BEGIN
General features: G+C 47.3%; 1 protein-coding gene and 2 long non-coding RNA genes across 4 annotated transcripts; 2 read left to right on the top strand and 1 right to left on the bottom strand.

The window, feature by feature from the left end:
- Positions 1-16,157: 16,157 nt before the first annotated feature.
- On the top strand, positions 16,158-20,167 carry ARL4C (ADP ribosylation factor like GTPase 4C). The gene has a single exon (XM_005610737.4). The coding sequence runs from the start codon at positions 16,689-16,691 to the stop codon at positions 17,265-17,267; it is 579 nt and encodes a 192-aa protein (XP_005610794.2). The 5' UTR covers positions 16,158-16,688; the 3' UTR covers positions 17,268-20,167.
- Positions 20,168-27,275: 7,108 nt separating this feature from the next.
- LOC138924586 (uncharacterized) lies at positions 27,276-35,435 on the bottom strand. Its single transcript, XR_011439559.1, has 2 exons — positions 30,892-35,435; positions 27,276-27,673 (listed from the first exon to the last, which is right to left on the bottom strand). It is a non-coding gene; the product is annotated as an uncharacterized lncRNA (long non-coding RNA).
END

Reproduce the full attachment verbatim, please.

General features: G+C 47.3%; 1 protein-coding gene and 2 long non-coding RNA genes across 4 annotated transcripts; 2 read left to right on the top strand and 1 right to left on the bottom strand.

The window, feature by feature from the left end:
- Positions 1-16,157: 16,157 nt before the first annotated feature.
- On the top strand, positions 16,158-20,167 carry ARL4C (ADP ribosylation factor like GTPase 4C). The gene has a single exon (XM_005610737.4). The coding sequence runs from the start codon at positions 16,689-16,691 to the stop codon at positions 17,265-17,267; it is 579 nt and encodes a 192-aa protein (XP_005610794.2). The 5' UTR covers positions 16,158-16,688; the 3' UTR covers positions 17,268-20,167.
- Positions 20,168-27,275: 7,108 nt separating this feature from the next.
- LOC138924586 (uncharacterized) lies at positions 27,276-35,435 on the bottom strand. Its single transcript, XR_011439559.1, has 2 exons — positions 30,892-35,435; positions 27,276-27,673 (listed from the first exon to the last, which is right to left on the bottom strand). It is a non-coding gene; the product is annotated as an uncharacterized lncRNA (long non-coding RNA).